If Terrigal is a shining example of the Central Coast’s beautiful beaches, The Reef Restaurant at The Haven is a multi-award winning star in its galaxy of great restaurants writes John Gintowt.
That the Reef at Terrigal caters to a discerning, upmarket clientele is clearly obvious judging from the people walking down its boardwalk, laughing and looking satisfied. As a local resident of Terrigal, I have often wanted to find out why this is the venue of choice for seriously successful international business people and world famous actors. The restaurant has a great reputation for taking the best apprentices on the Central Coast and turning them into the best chefs. But until one tries the food, all this is just talk. So what if Blue Sky Helicopter Tours flies its well-heeled clients there for lunch? It could be just due to the magnificent setting, excellent boat access and ample parking.
Like many of its clients who are moneyrich and time-poor, I turned up feeling under pressure of numerous deadlines and the importance of chasing big contracts. Within half an hour, however, I realised how important it is to take time out with my beautiful wife and children to enjoy the best that life can offer. Whoever designed The Reef has considered
everything, right down to the colour of the original abstract oil painting on the southern wall. This imparts almost as much atmosphere to the dining room as the incredible view over the expanse of shimmering sea broken by sheets of heavy spray from the breakers across to Forresters Beach. At night, I’m sure you’d see the occasional flash of the lighthouse at Norah Head many nautical miles to the north. The serenity of the dining room, with its sweeping views and gorgeous colours creates a strong contrast against the immaculately clean, well-equipped but very busy kitchen. Drawn by the enticing smell, I couldn’t help taking a look on the way to perform an important errand - checking out the wine racks and well-stocked bar. The Reef is run by General Manager, Darrell Watt, who explained the restaurant’s food philosophy as he placed warm, thickly cut, crusty French-cob on our table along with a platter of dips made with Little General’s Olive Oil and ten-year-old Avoral balsamic vinegar. Although the flavours of the dips were carried by the fruity olive oil, the ingredients were perfectly balanced - quite a feat, considering that sundried tomatoes are often swimming in a sea of oil at other ‘top’ restaurants. As we waited for our main course, we enjoyed the classic aromatic profile and restrained nuances of our Marlborough, Braided River Sauvignon Blanc. This is a herbaceous blend of elderflower, gooseberry and crushed lime - some of life’s finer things just cannot be made locally. My wife remarked on the French feel of the restaurant’s timber floors, immaculate linen, and quality of the glassware. She noticed the light streaming through the windows lighting up the straw colours of the Sauvignon Blanc, painting pastels and rainbows on the palette of the immaculately pressed tablecloth. While a pod of dolphins leapt through the silver surface of the bay, surfers carved their reputations on the diabolically tight take off in three-metre walls behind the break wall at the point. I looked at the sea rescue base and thought about the days when this bay was a centre for wooden shipbuilding on Australia’s east coast. How different it must have seemed for those mariners who were shipwrecked at the point the century before last! What would they have thought of the whales that come regularly into this bay on the way south with their calves, or the giant black stingrays that live between the moored fishing boats? We could afford to relax, as the staff treated our children to plates of fresh battered flathead, a fresh salad and perfectly cooked chips. Darrell Watt brought my mind back to the task at hand – to review the restaurant – by saying, “We do proper meals for the children, instead of serving nuggets. Throughout summer, people come back for the fish and chips”. When our five-year-old insisted on having chicken and rice, that was exactly what she received, even though there were no rice dishes on the menu. This service is five-star. No wonder they have won a string of prestigious awards for catering and service. Meanwhile, my Oysters Kilpatrick were fresh, fat and juicy and presented on a bed of rock salt, just to give them the right look. We were impressed by a vermicelli salad of fresh carrot and beetroot, bean sprouts, fresh mint, chervil and snow pea shoots, which, combined with the tender pepper squid, was superb. I was so impressed with the waiters’ manners and presentation that I dared them to match their performance by choosing perfect dishes for our mains. We couldn’t miss, with such an impressive menu.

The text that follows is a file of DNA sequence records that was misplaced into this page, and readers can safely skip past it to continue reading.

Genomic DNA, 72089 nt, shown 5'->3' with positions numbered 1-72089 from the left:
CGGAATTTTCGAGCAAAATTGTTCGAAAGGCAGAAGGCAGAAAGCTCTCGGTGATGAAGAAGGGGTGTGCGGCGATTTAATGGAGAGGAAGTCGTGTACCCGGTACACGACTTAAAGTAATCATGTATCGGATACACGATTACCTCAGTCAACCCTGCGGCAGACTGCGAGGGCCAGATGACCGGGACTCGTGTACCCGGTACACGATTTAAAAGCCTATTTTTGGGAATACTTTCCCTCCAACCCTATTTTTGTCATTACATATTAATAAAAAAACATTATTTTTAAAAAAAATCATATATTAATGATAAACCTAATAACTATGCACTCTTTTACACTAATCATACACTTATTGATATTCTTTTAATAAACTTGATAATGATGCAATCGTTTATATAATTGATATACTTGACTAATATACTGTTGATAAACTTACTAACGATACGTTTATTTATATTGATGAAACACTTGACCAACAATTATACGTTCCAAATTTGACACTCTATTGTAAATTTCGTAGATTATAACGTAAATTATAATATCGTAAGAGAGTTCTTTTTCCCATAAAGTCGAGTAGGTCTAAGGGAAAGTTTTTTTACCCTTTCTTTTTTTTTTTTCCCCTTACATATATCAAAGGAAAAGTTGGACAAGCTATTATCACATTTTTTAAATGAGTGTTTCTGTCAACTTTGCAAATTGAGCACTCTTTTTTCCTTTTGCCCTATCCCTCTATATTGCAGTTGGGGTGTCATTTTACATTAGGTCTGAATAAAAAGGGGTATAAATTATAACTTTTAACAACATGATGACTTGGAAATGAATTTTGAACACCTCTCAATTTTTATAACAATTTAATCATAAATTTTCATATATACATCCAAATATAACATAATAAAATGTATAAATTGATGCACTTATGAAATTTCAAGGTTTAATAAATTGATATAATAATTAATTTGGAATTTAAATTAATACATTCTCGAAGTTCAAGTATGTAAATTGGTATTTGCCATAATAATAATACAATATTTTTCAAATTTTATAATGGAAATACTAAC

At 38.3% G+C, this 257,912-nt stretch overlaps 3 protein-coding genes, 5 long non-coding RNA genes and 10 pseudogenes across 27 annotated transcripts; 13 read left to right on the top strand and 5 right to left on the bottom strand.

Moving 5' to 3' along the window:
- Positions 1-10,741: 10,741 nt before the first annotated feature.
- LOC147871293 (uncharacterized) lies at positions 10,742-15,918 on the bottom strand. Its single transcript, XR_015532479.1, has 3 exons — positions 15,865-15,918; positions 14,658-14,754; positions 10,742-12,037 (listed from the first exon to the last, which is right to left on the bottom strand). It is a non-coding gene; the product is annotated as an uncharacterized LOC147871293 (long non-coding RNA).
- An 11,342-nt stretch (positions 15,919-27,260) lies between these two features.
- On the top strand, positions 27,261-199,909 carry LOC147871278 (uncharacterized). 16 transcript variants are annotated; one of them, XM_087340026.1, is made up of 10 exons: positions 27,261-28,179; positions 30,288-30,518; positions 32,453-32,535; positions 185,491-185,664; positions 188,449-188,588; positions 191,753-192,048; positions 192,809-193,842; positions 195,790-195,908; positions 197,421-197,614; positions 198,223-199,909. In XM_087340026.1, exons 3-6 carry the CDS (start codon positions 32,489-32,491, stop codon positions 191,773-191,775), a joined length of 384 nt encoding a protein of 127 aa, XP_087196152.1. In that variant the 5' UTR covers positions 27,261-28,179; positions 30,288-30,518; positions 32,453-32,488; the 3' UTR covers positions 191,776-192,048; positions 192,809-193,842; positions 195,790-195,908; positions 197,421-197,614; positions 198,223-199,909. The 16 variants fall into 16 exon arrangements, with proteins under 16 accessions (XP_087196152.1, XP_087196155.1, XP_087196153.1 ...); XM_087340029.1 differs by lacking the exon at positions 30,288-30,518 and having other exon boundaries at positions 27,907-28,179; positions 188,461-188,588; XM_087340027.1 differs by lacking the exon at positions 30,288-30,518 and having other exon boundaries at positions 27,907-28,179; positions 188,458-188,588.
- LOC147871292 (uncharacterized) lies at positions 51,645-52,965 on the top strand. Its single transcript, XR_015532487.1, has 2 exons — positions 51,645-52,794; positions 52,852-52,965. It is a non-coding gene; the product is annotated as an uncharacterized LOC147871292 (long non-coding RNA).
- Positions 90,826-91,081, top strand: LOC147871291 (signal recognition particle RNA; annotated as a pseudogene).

Mine was a tender fillet steak presented on a bed of mixed mushrooms and asparagus, with sweet caramelised carrots. The Béarnaise sauce was so fresh it was still bubbling on the perfectly cooked steak as it was placed on the table. My wife gently pushed her fork into perfectly grilled coral trout, boasting golden skin and firm, juicy flesh, and topped with paper-thin zucchini slices, all on a bed of green Asian vegetables and pûrée of sweet potatoes. The crispness of the fish’s skin against the softness of the sweet potato provided a satisfying mix of firmness and tenderness.
The cheese platter that later appeared was an example of The Reef’s policy of buying local, and delivering the best produce. The Branxton Brie, Hunter Valley Vintage Cheddar, and Milawa Blue (from Victoria) were served with orange and lime marmalade and homemade Lavash bread.
Dessert was another clue to the chef’s French influences. The raspberry crème brûlée was served with berry compote and chocolate petit fours. The decadent, dark Belgian chocolate pot was topped with a light almond foam and crisp biscotti.
Remarkably, we hardly heard another conversation in this restaurant filled with lunchtime diners, probably thanks to its good acoustics. The lamb shanks must have been brilliant because they kept coming out to other tables.
Oh, well, there’s always next time.